These values have been recognised by UNESCO, and do not represent any political or ideological view. They merely recognise that the university space is different. The most important function of a university is to develop and share knowledge for the public good. To do this, universities must be a place where all qualified people are welcome, and all ideas can be discussed, free from interference, coercion or intimidation. Failure to uphold these values risks eroding the quality of universities and the knowledge they produce. We must find ways to put considerations about values into everyday practice, even as universities race to keep up.

Institutions shouldn't shy away from talking about their values with their partners

How can universities weave concerns for human rights and higher education values into their activities? They can do so incrementally, with transparency, patience and respect. The first step is to recognise that values are central to a university's academic mission, and therefore appropriate to discuss with current and prospective partners.

Universities could include a formal agreement on values when they set up international partnerships

The next step is to create a framework that allows universities to have a frank conversation about their concerns about values. One way to do this would be by including a memorandum of understanding (MoU) on higher education values as a standard part of the paperwork formalising cross-border higher education partnerships. My organisation, Scholars at Risk, is working with an international committee to draft a model text.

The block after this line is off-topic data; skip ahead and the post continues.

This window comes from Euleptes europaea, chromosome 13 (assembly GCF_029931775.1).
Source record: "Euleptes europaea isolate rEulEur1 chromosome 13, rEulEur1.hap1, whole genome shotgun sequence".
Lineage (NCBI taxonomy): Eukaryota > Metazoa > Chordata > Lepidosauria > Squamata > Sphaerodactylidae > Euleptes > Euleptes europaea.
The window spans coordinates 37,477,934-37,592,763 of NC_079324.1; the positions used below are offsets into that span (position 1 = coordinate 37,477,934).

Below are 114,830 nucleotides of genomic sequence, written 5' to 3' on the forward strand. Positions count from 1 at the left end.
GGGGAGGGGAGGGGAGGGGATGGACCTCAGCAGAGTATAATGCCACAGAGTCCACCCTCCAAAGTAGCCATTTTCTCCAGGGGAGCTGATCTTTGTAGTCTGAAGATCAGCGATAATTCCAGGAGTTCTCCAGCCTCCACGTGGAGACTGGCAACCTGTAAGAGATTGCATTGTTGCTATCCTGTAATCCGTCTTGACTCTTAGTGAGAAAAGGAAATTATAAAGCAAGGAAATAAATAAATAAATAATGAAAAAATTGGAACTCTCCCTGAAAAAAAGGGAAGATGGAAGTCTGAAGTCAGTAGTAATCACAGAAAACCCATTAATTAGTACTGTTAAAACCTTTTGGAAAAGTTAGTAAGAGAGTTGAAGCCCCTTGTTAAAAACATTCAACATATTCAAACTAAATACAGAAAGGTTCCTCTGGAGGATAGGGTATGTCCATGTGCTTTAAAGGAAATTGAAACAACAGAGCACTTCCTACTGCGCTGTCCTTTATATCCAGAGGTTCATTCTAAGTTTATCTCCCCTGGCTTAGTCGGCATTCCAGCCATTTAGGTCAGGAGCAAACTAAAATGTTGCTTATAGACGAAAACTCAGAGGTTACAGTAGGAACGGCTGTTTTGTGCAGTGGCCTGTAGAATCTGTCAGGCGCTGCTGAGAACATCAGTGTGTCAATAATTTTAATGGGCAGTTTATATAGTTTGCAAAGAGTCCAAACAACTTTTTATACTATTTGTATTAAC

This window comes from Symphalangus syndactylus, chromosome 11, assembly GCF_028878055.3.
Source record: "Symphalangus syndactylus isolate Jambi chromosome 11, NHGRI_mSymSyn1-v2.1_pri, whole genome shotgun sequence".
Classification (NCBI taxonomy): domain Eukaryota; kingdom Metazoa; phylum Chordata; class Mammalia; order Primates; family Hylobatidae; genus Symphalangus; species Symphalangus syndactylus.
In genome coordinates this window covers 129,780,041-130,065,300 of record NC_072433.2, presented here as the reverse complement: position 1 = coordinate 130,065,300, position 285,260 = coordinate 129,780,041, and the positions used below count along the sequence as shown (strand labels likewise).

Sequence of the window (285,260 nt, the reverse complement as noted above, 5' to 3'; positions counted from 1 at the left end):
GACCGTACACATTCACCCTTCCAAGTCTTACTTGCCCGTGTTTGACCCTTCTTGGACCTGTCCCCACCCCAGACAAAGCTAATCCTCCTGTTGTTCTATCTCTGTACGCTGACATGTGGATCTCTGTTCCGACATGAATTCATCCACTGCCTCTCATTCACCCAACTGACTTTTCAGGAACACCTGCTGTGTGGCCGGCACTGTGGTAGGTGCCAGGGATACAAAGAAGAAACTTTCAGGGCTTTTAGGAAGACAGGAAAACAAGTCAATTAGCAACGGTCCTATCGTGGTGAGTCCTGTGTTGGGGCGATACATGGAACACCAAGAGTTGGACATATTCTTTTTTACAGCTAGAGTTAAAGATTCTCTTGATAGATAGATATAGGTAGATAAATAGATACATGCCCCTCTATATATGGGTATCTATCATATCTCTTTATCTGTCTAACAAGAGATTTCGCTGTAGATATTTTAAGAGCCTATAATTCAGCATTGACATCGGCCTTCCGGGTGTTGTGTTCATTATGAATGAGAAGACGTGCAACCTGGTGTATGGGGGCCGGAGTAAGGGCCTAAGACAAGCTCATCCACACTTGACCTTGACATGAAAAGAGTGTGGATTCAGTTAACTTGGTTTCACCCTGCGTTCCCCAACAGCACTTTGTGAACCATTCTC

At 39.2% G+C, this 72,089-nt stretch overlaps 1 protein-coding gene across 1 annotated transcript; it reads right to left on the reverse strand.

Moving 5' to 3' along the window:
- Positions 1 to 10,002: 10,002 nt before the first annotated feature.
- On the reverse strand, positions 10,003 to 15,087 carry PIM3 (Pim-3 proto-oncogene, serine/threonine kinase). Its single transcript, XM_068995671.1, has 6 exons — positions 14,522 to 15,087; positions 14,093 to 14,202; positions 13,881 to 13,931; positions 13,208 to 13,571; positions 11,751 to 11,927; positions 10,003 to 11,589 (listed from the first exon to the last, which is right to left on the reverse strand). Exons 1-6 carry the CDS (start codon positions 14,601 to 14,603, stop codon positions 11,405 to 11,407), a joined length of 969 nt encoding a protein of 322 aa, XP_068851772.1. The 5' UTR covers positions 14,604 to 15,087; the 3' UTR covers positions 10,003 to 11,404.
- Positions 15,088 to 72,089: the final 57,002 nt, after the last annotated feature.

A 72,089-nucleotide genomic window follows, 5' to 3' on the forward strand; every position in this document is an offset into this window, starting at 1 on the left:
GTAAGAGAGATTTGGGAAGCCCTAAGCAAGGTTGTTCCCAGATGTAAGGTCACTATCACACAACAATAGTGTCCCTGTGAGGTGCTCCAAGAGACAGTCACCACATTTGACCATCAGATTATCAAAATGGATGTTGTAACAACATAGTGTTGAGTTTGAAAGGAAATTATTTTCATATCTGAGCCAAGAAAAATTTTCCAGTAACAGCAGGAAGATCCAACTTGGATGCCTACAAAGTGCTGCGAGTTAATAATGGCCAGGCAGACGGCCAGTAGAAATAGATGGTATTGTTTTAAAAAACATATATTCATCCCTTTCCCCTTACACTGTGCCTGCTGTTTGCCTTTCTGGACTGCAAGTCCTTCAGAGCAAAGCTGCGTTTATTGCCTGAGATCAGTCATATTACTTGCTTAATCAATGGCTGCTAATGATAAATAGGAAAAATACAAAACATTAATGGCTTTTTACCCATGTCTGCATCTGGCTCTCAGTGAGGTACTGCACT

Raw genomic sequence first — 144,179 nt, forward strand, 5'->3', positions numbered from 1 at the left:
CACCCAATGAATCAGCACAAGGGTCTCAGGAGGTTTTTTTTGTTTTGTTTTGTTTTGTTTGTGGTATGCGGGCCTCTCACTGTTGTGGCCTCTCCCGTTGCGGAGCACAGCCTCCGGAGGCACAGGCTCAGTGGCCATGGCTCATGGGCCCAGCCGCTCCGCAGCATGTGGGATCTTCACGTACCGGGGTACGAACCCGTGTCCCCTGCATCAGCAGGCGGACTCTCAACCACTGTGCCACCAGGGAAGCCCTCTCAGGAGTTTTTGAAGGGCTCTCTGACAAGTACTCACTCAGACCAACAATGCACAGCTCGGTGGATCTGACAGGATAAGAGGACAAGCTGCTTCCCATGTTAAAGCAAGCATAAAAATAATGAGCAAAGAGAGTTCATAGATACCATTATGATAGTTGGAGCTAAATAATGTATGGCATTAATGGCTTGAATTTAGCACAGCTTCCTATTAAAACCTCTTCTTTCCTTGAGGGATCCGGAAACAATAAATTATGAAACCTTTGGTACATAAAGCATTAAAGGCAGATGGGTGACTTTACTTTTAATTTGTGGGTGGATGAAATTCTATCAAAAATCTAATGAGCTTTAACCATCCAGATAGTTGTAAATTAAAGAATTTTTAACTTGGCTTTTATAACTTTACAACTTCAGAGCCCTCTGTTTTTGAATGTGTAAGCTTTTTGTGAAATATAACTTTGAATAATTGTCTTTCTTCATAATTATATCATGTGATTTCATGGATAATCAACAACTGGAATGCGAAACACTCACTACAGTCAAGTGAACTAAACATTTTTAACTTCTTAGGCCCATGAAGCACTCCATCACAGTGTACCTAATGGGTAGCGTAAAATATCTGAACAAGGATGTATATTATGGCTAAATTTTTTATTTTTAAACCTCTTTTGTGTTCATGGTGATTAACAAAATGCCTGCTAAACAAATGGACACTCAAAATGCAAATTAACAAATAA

Whatever the framework, it should be put in place before any disagreements develop, should be as broadly transparent and inclusive as possible, and should encourage regular discussions about values. It should also include protocols for responding to disputes when they inevitably occur, including a range of options for universities to consider when common understanding breaks down. These options could include reserving the right to reduce, suspend or renegotiate activities if values are not respected, or if assurances are not met. While perhaps difficult to negotiate, developing these more nuanced options, beyond the worst-case stay-or-go scenario, could save both valuable programmes and a university's commitment to its values.

By discussing values at the outset, universities can reduce the risk of an unsuccessful partnership

Such frameworks should build common understanding, if not total agreement. Partners may differ on the content of particular values, or how they are put in action. But bringing differences to the surface provides a chance to discuss and resolve them. Universities may then choose to shape or limit joint activities to respect the concerns of both parties. But perhaps most importantly, the act of seeking such frameworks and navigating differences in a transparent way shows a commitment to values and a willingness to enter into a respectful conversation about them, which ultimately benefits everyone.

We need to keep talking about values, even if the conversation is not easy

The answer to the question of whether universities — represented by their leaders, staff, researchers, students and alumni — can bring their values to bear in their engagements in a messy world is simple. It is: yes, if they choose to. But saying ‘yes’ opens the door to many more questions. Saying ‘yes’ to going global with values is in effect saying ‘yes’ to a never-ending conversation about content, meaning and context of higher education values, processes for their implementation, and mediation of disputes when they arise. We should not pretend that this will always be an easy conversation, but neither should we be afraid of it. We all have too much to gain. Respect for higher education values ultimately increases the quality of our universities, partnerships and the knowledge they produce together.

Robert Quinn is the founding executive director of Scholars at Risk, a network of higher education institutions and individuals in more than 37 countries, dedicated to protecting threatened scholars, and promoting academic freedom and related values.